Another embodiment of the present invention is shown in FIG. 10. At the bottom of the case 12, between the electrode roll 16 and the bottom of the case, an adhesive insulating film 42 is provided to prevent short circuits between the positive and negative electrode members. Conventionally, an insulating film (non-adhesive) is inserted into the case prior to placing the electrode roll into the case. This process tends to be time-consuming, as the inserted insulating film often becomes misaligned and must be adjusted or re-placed. According to an embodiment of the present invention, an adhesive insulating film 42 is applied with its adhesive surface either to the bottom of the case 12 or the bottom of the electrode roll 16, before the electrode roll is disposed in the case. The adhesive insulating film is preferably a Kapton® polyimide film tape available from DuPont, or other suitable material. The adhesive serves to maintain the position of the insulating film 42 in the case, reducing the execution time for the process step.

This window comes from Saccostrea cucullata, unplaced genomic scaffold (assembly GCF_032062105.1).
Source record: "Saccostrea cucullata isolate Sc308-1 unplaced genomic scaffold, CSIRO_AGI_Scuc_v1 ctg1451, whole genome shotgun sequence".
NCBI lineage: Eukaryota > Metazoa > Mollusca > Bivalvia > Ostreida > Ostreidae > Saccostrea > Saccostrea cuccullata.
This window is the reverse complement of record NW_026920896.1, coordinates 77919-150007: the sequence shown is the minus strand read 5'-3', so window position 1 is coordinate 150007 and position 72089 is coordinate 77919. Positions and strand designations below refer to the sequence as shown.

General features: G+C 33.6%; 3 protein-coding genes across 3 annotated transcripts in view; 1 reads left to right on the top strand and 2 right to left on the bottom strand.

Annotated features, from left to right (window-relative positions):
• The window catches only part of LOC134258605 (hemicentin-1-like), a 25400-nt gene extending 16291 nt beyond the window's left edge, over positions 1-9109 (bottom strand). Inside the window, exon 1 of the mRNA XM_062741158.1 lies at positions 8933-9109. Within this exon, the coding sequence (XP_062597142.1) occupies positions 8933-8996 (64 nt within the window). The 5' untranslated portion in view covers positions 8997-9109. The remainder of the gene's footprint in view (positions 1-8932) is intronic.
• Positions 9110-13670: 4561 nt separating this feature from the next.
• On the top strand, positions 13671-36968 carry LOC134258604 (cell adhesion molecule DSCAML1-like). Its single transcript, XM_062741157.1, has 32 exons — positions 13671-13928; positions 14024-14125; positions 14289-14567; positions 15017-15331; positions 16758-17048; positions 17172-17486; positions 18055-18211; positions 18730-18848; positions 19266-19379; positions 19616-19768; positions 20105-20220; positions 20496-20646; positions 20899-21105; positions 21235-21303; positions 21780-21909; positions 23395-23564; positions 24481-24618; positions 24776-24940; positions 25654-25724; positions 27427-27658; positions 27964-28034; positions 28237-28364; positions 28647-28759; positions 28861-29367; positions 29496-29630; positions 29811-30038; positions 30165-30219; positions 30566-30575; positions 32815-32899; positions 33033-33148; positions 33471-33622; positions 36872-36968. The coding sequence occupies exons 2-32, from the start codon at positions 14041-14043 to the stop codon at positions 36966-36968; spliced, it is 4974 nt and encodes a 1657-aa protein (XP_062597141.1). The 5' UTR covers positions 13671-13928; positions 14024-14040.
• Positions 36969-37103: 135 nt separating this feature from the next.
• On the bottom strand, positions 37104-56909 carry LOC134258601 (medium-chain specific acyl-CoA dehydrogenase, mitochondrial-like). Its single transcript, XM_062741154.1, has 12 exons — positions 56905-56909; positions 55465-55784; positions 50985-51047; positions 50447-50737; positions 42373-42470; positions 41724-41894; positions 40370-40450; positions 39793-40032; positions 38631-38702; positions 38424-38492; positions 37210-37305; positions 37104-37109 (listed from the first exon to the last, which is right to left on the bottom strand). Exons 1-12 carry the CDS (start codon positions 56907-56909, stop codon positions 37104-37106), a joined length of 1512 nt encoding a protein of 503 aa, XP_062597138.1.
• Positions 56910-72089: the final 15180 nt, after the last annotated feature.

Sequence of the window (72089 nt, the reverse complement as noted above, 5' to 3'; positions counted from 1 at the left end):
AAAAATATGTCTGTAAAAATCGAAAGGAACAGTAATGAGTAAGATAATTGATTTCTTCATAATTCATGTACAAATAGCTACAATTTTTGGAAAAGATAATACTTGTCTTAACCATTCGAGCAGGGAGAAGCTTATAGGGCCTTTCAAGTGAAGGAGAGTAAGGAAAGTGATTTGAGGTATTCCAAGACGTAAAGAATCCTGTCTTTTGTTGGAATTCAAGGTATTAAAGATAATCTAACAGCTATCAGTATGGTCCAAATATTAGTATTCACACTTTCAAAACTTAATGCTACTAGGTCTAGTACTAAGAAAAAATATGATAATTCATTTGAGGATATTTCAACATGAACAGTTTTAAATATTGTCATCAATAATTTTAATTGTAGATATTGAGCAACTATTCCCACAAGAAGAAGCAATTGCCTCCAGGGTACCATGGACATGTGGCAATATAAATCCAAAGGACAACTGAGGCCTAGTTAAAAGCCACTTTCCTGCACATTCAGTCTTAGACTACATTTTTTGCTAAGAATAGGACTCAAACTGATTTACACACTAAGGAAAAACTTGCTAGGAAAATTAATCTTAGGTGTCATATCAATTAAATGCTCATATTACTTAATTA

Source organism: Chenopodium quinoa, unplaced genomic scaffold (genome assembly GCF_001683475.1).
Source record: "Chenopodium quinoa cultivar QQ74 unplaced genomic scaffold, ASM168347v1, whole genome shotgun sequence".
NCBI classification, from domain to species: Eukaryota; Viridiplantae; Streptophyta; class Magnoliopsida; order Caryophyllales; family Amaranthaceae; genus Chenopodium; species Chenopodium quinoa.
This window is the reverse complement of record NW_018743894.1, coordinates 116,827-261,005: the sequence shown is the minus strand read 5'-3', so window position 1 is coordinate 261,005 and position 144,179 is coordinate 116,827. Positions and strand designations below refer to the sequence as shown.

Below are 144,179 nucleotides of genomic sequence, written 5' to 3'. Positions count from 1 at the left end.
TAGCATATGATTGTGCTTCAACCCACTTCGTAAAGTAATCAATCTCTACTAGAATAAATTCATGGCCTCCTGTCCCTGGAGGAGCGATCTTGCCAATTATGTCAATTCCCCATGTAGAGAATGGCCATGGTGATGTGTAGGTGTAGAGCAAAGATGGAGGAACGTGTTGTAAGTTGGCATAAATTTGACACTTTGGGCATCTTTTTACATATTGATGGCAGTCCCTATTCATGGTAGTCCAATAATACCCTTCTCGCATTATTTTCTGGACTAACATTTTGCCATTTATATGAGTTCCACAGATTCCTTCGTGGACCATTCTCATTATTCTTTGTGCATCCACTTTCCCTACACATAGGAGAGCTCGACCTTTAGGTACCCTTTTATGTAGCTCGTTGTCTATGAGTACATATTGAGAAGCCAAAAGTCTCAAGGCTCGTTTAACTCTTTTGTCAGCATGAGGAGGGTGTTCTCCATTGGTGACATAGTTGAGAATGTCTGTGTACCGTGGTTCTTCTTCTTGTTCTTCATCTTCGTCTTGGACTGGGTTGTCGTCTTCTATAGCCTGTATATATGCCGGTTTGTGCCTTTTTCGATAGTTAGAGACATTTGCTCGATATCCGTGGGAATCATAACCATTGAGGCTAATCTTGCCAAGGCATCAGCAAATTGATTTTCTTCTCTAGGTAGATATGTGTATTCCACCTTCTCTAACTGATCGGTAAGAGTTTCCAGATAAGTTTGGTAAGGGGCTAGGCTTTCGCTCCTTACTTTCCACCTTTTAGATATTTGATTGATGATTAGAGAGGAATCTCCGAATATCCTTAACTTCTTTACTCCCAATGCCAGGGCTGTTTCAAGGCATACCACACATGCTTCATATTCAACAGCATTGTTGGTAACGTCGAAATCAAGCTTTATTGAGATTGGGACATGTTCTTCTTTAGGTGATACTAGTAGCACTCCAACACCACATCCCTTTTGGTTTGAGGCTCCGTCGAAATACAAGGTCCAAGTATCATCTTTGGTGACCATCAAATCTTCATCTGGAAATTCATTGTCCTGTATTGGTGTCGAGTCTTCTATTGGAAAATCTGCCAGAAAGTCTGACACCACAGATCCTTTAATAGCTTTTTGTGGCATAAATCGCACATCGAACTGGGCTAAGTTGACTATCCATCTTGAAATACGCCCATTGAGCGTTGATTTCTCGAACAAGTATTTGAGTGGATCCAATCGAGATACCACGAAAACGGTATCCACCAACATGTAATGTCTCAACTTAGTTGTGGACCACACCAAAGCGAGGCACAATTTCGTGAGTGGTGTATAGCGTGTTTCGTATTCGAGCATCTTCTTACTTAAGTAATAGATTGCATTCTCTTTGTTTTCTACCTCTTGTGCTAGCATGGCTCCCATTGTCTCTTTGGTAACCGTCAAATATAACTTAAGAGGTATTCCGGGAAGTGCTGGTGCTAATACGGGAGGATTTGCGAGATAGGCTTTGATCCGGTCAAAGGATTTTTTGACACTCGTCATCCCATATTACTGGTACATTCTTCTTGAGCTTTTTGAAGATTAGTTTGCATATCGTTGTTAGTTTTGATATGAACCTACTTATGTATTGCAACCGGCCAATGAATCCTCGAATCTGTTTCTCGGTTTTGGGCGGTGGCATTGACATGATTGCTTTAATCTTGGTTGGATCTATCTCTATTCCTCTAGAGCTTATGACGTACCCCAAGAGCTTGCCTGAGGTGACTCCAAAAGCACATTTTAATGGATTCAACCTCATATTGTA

It will be apparent to those skilled in the art that various modification and variations can be made in the electrical storage battery of the present invention without departing from the spirit or scope of the invention. Thus, it is intended that the present invention cover modifications and variations that come within the scope of the appended claims and their equivalents.

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Referenced by
Citing PatentFiling datePublication dateApplicantTitle
US8231991 *Aug 11, 2009Jul 31, 2012Medtronic, Inc.Process for making fill hole in a wall of an energy storage device
US8481194 *Dec 8, 2009Jul 9, 2013Samsung Sdi Co., Ltd.Rechargeable battery and battery module using the same